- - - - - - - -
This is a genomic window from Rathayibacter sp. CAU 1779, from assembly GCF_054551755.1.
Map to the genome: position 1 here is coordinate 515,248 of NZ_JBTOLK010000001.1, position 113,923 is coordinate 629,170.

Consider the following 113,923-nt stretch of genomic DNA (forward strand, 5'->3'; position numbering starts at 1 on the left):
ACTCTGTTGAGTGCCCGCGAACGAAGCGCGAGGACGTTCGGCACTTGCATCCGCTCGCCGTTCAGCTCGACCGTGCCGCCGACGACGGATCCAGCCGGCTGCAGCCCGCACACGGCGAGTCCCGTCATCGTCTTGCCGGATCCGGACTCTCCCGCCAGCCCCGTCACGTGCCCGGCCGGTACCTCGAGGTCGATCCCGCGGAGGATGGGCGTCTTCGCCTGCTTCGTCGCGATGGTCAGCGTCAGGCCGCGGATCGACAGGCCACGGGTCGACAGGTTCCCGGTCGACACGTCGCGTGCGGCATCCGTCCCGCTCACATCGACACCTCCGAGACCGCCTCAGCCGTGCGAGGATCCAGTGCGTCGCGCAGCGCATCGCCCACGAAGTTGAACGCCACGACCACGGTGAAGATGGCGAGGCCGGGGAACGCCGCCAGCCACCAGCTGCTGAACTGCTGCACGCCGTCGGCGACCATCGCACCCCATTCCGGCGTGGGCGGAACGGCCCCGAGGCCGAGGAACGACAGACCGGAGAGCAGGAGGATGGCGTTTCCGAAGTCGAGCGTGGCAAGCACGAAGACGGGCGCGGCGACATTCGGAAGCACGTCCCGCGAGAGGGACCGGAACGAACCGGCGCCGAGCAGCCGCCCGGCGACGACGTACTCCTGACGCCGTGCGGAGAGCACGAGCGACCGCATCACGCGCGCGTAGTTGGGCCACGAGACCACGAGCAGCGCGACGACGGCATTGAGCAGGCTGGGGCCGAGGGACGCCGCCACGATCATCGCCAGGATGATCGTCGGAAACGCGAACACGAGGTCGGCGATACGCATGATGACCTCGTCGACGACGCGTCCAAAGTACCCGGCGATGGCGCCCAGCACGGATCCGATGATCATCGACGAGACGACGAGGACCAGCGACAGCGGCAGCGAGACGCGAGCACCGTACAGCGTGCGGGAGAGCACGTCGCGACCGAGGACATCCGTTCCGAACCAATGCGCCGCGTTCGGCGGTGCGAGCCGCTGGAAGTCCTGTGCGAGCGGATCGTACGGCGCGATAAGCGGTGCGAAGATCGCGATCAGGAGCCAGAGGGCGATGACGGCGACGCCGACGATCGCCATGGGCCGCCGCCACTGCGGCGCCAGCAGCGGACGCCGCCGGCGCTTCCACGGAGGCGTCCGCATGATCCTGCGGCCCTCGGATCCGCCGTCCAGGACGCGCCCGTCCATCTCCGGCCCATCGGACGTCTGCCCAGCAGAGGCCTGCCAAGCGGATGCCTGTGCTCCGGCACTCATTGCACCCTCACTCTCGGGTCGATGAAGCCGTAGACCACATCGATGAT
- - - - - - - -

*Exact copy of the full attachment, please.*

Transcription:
This is a genomic window from Rathayibacter sp. CAU 1779, from assembly GCF_054551755.1.
Map to the genome: position 1 here is coordinate 515,248 of NZ_JBTOLK010000001.1, position 113,923 is coordinate 629,170.

Consider the following 113,923-nt stretch of genomic DNA (forward strand, 5'->3'; position numbering starts at 1 on the left):
ACTCTGTTGAGTGCCCGCGAACGAAGCGCGAGGACGTTCGGCACTTGCATCCGCTCGCCGTTCAGCTCGACCGTGCCGCCGACGACGGATCCAGCCGGCTGCAGCCCGCACACGGCGAGTCCCGTCATCGTCTTGCCGGATCCGGACTCTCCCGCCAGCCCCGTCACGTGCCCGGCCGGTACCTCGAGGTCGATCCCGCGGAGGATGGGCGTCTTCGCCTGCTTCGTCGCGATGGTCAGCGTCAGGCCGCGGATCGACAGGCCACGGGTCGACAGGTTCCCGGTCGACACGTCGCGTGCGGCATCCGTCCCGCTCACATCGACACCTCCGAGACCGCCTCAGCCGTGCGAGGATCCAGTGCGTCGCGCAGCGCATCGCCCACGAAGTTGAACGCCACGACCACGGTGAAGATGGCGAGGCCGGGGAACGCCGCCAGCCACCAGCTGCTGAACTGCTGCACGCCGTCGGCGACCATCGCACCCCATTCCGGCGTGGGCGGAACGGCCCCGAGGCCGAGGAACGACAGACCGGAGAGCAGGAGGATGGCGTTTCCGAAGTCGAGCGTGGCAAGCACGAAGACGGGCGCGGCGACATTCGGAAGCACGTCCCGCGAGAGGGACCGGAACGAACCGGCGCCGAGCAGCCGCCCGGCGACGACGTACTCCTGACGCCGTGCGGAGAGCACGAGCGACCGCATCACGCGCGCGTAGTTGGGCCACGAGACCACGAGCAGCGCGACGACGGCATTGAGCAGGCTGGGGCCGAGGGACGCCGCCACGATCATCGCCAGGATGATCGTCGGAAACGCGAACACGAGGTCGGCGATACGCATGATGACCTCGTCGACGACGCGTCCAAAGTACCCGGCGATGGCGCCCAGCACGGATCCGATGATCATCGACGAGACGACGAGGACCAGCGACAGCGGCAGCGAGACGCGAGCACCGTACAGCGTGCGGGAGAGCACGTCGCGACCGAGGACATCCGTTCCGAACCAATGCGCCGCGTTCGGCGGTGCGAGCCGCTGGAAGTCCTGTGCGAGCGGATCGTACGGCGCGATAAGCGGTGCGAAGATCGCGATCAGGAGCCAGAGGGCGATGACGGCGACGCCGACGATCGCCATGGGCCGCCGCCACTGCGGCGCCAGCAGCGGACGCCGCCGGCGCTTCCACGGAGGCGTCCGCATGATCCTGCGGCCCTCGGATCCGCCGTCCAGGACGCGCCCGTCCATCTCCGGCCCATCGGACGTCTGCCCAGCAGAGGCCTGCCAAGCGGATGCCTGTGCTCCGGCACTCATTGCACCCTCACTCTCGGGTCGATGAAGCCGTAGACCACATCGATGAT